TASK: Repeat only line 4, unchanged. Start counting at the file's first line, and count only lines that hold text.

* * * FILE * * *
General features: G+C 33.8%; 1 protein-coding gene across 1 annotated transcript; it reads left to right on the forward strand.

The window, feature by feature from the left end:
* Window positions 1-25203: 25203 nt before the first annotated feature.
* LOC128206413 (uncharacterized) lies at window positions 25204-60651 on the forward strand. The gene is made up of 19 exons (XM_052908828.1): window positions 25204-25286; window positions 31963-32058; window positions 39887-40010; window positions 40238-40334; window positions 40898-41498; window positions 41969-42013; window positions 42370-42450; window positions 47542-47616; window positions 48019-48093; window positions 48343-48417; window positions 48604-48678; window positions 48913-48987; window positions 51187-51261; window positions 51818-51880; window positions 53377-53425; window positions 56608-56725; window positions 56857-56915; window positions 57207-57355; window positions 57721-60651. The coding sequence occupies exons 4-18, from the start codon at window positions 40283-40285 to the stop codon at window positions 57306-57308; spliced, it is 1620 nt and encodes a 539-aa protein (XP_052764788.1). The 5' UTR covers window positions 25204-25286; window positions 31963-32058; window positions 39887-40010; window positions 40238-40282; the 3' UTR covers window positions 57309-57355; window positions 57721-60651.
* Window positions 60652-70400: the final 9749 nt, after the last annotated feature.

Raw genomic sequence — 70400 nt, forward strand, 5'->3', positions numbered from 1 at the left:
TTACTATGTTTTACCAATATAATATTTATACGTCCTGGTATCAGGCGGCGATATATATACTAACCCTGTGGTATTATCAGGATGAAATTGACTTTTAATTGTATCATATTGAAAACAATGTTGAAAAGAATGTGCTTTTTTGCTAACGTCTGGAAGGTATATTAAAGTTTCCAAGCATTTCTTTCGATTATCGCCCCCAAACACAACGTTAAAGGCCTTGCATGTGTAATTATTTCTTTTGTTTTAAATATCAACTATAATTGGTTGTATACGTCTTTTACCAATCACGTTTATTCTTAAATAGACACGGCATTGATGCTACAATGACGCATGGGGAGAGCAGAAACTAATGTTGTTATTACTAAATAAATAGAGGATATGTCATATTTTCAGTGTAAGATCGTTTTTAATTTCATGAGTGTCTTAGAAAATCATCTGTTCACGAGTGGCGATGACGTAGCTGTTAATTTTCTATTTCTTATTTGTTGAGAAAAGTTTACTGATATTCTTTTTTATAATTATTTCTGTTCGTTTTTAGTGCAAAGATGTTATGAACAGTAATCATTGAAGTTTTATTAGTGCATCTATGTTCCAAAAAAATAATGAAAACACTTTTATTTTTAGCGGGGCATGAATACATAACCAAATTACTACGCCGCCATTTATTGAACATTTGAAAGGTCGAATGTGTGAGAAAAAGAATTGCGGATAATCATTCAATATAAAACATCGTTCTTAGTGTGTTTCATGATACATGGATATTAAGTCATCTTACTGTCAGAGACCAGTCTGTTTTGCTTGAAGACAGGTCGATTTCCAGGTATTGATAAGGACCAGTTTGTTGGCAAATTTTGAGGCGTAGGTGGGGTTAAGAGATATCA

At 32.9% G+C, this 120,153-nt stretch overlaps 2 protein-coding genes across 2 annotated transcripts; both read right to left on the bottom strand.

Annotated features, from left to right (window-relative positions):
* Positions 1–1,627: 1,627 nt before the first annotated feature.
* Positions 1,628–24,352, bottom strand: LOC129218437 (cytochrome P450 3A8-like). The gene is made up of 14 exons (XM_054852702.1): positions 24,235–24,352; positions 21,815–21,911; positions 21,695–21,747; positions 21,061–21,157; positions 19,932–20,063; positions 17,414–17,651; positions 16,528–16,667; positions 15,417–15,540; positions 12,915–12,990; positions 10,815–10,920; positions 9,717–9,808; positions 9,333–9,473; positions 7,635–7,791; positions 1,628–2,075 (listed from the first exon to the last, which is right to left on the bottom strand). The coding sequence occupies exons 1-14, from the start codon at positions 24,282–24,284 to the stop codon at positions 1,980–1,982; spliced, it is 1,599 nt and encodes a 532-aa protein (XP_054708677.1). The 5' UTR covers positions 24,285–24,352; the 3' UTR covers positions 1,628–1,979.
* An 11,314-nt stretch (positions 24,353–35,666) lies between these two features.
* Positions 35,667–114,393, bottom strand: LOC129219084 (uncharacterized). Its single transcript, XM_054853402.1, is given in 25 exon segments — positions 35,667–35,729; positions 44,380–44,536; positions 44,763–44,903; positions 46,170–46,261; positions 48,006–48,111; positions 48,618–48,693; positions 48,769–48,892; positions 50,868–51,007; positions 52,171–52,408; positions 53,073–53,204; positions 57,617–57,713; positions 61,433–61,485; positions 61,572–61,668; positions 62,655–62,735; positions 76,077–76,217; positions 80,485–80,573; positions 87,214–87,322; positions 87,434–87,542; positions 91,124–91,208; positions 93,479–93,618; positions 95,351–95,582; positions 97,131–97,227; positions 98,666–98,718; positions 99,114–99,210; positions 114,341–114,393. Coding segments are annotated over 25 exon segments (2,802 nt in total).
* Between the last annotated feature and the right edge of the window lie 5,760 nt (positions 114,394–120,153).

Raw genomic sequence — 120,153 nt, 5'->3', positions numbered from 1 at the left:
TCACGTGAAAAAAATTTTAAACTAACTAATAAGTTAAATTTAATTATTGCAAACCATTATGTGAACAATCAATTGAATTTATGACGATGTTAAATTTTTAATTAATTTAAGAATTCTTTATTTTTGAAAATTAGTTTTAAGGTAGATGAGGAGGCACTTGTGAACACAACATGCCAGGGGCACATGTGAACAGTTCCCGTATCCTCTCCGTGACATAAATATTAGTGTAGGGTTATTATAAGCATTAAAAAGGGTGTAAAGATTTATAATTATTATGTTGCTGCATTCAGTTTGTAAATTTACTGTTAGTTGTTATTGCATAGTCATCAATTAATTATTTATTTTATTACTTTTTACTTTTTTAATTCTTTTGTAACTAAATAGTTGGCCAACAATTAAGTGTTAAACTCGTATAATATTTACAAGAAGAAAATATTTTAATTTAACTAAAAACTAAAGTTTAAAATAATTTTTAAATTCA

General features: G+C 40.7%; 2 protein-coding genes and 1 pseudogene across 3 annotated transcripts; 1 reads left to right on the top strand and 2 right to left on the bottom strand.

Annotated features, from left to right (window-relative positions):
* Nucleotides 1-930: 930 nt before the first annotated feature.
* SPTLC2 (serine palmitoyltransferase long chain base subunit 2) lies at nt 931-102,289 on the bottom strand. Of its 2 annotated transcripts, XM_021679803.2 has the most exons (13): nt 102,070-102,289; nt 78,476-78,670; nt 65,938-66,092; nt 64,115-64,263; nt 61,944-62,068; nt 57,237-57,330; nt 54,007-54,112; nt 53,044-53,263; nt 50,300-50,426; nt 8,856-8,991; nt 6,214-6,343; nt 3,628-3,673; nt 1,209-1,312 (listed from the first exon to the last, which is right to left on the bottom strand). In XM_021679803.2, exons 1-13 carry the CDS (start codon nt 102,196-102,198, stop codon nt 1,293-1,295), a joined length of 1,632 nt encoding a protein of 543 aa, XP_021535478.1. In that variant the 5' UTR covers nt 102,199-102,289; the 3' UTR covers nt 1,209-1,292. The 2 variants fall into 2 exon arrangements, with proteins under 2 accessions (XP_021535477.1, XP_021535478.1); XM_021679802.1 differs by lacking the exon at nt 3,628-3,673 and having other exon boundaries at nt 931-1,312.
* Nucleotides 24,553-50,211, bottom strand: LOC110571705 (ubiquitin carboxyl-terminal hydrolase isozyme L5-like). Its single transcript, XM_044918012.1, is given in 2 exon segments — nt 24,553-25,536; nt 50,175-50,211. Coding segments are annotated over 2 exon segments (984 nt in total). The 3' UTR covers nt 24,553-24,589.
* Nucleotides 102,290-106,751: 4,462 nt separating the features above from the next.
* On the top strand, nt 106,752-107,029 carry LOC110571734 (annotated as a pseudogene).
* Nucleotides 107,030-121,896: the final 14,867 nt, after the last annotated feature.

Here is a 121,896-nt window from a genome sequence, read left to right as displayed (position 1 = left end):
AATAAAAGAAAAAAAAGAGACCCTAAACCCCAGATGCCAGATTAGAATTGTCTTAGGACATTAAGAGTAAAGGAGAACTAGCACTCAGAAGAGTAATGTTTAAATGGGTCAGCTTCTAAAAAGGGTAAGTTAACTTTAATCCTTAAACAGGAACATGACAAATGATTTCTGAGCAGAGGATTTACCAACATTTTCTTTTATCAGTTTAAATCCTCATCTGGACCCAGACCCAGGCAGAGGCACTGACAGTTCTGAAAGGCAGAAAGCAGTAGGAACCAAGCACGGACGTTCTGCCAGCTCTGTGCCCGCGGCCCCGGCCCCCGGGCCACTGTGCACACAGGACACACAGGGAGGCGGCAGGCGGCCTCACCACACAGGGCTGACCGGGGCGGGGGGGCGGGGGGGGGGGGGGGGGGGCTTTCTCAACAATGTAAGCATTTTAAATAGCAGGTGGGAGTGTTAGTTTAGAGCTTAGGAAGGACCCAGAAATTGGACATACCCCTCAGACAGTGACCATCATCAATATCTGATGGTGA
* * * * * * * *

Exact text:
* LOC128206413 (uncharacterized) lies at window positions 25204-60651 on the forward strand. The gene is made up of 19 exons (XM_052908828.1): window positions 25204-25286; window positions 31963-32058; window positions 39887-40010; window positions 40238-40334; window positions 40898-41498; window positions 41969-42013; window positions 42370-42450; window positions 47542-47616; window positions 48019-48093; window positions 48343-48417; window positions 48604-48678; window positions 48913-48987; window positions 51187-51261; window positions 51818-51880; window positions 53377-53425; window positions 56608-56725; window positions 56857-56915; window positions 57207-57355; window positions 57721-60651. The coding sequence occupies exons 4-18, from the start codon at window positions 40283-40285 to the stop codon at window positions 57306-57308; spliced, it is 1620 nt and encodes a 539-aa protein (XP_052764788.1). The 5' UTR covers window positions 25204-25286; window positions 31963-32058; window positions 39887-40010; window positions 40238-40282; the 3' UTR covers window positions 57309-57355; window positions 57721-60651.